An Echo Press Editorial: Are you helping or harming our lakes?
From the editorial: People will say they love our lakes, that we should be doing more to protect them, that we should make water quality a priority. But then...
What people say about our lakes and what they do to our lakes often don’t mesh.
People will say they love our lakes, that we should be doing more to protect them, that we should make water quality a priority.
But then those same people will drown their lawns in harmful pesticides and fertilizers to keep that “golf course green” look on their yards.
Spring – when people are working on their lawns, trees and gardens – is a good time to reevaluate those kinds of practices.
The Minnesota Department of Agriculture is urging property owners to be cautious about using pesticides and fertilizers and make sure they’re following all label directions. The advice holds for everyone – even those who don’t live directly by a lake – because what you put on your lawns or gardens end up in watersheds, ponds or ditch systems and ultimately, lakes.
The ag department emphasized that pesticide and fertilizer labels specify how to use products safely and effectively. In Minnesota, it is against the law to apply products without following label instructions. The label is the law.
The ag department gives this advice:
If you do it yourself:
- Read and follow all label directions.
- Do not apply products in windy or adverse weather conditions. High wind can cause products to drift and potentially harm people, pets, or plants.
- Sweep sidewalks and hard surfaces of any dry or granular product and reapply to the intended area. Pesticides left on these surfaces easily wash into our water supply.
- Buy only what you need. Unused products must be stored according to the label, can lose effectiveness over time, and be difficult to dispose of properly. Find a pesticide waste collection site near you to safely dispose of any unused product.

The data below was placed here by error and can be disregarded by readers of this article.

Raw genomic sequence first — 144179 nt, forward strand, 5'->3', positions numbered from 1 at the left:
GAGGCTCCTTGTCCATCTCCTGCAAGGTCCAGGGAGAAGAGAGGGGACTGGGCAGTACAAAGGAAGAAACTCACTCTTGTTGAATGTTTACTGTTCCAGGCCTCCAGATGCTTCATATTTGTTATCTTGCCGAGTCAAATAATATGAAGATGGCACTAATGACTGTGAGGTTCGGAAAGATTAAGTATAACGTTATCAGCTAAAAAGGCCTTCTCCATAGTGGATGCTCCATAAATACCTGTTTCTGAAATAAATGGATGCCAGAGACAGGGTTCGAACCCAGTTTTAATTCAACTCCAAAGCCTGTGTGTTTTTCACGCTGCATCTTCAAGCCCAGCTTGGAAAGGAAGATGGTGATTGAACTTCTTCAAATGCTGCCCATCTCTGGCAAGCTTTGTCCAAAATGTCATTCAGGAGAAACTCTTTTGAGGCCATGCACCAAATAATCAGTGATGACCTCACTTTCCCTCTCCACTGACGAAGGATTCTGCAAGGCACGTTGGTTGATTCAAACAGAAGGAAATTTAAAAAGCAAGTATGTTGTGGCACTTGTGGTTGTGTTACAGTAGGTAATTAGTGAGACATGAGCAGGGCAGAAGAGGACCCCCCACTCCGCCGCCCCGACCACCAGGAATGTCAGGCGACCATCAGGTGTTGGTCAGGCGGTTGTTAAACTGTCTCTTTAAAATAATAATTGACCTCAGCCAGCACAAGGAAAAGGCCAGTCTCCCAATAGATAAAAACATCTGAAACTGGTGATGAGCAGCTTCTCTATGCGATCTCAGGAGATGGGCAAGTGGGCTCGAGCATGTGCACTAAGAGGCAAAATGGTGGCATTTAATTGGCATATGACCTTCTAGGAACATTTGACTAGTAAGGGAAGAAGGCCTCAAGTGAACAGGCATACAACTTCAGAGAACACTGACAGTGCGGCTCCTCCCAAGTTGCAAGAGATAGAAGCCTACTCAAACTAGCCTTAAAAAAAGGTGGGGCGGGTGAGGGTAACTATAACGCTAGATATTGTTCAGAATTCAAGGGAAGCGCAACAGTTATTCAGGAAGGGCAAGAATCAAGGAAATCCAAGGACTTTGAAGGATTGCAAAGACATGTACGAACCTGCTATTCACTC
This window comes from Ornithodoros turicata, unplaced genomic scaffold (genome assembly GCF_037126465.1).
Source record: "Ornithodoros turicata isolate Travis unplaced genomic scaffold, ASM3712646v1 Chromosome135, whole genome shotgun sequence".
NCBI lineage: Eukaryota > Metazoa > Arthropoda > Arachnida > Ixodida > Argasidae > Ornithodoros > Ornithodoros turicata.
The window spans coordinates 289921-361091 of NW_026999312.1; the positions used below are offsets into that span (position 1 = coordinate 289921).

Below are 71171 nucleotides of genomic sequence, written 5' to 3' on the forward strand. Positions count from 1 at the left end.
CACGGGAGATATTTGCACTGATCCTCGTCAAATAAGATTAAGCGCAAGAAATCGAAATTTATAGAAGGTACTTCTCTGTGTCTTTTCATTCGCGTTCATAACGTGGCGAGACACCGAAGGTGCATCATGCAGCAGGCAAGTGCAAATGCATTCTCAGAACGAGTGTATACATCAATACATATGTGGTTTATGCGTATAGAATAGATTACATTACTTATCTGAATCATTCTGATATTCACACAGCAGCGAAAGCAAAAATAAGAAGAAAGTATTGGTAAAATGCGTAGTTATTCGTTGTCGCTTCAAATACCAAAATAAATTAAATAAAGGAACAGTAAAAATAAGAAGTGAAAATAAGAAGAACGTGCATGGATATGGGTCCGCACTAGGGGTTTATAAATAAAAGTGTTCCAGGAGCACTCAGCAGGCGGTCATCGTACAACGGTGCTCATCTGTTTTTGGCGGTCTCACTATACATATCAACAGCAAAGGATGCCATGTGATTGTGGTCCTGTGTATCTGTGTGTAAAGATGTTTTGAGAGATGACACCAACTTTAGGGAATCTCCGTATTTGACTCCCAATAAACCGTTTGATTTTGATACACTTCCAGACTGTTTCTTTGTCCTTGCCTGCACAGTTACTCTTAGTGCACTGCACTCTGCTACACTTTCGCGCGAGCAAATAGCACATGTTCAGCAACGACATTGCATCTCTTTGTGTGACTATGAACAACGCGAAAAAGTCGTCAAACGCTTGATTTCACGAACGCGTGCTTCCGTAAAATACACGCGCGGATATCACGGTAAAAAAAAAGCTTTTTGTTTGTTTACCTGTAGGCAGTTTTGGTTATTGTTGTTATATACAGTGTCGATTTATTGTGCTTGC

If you hire a professional:
- Professionals must be licensed by the MDA and carry their pesticide applicator license with them. Ask to see their license before they start work.
- Be cautious of people who claim their products are completely safe, or pressure you to sign a service contract.
- Recognize posted warning flags in areas that have been chemically treated.
- Applicators are required to provide an application record to you. Review the record, including products used and the amounts applied.
- Be sure the applicator sweeps the sidewalks and hard surfaces clean of any dry or granular products.
For information about applicator licenses, call the MDA at 651-201-6615. To report unlicensed applicators, file a complaint on the MDA website or call 651-201-6333.
Consumers can call the Better Business Bureau at 651-699-1111 and check customer satisfaction histories for lawn care companies.
Here’s more advice from University of Minnesota Extension Educator Jon Trappe about whether there are organic alternatives to lawn fertilizers: “We encourage some supplemental fertilizer in lawns because it can help ensure a healthier turf,” he said in the university’s newsletter. “A healthier turf can be more resilient to stresses like foot traffic and allow the lawn to crowd out weeds like crabgrass. How much fertilizer to be applied can depend on a lot of things like the lawn species, soil type, or even how much shade you have. A good starting point is to have your soil tested. This will tell you the nutrient levels of your soil and the most beneficial type of fertilizer product.
“From the plant’s perspective, it doesn’t care if the fertilizer is synthetic or organic,” Trappe added. “However, your soil might benefit from an organic-type fertilizer product. Check your soil test first. Many organic fertilizers have phosphorus, which cannot be applied unless the soil test shows phosphorus as deficient.”
This spring, let’s all take extra time to review what we are putting into our lakes and make our actions speak louder than our words.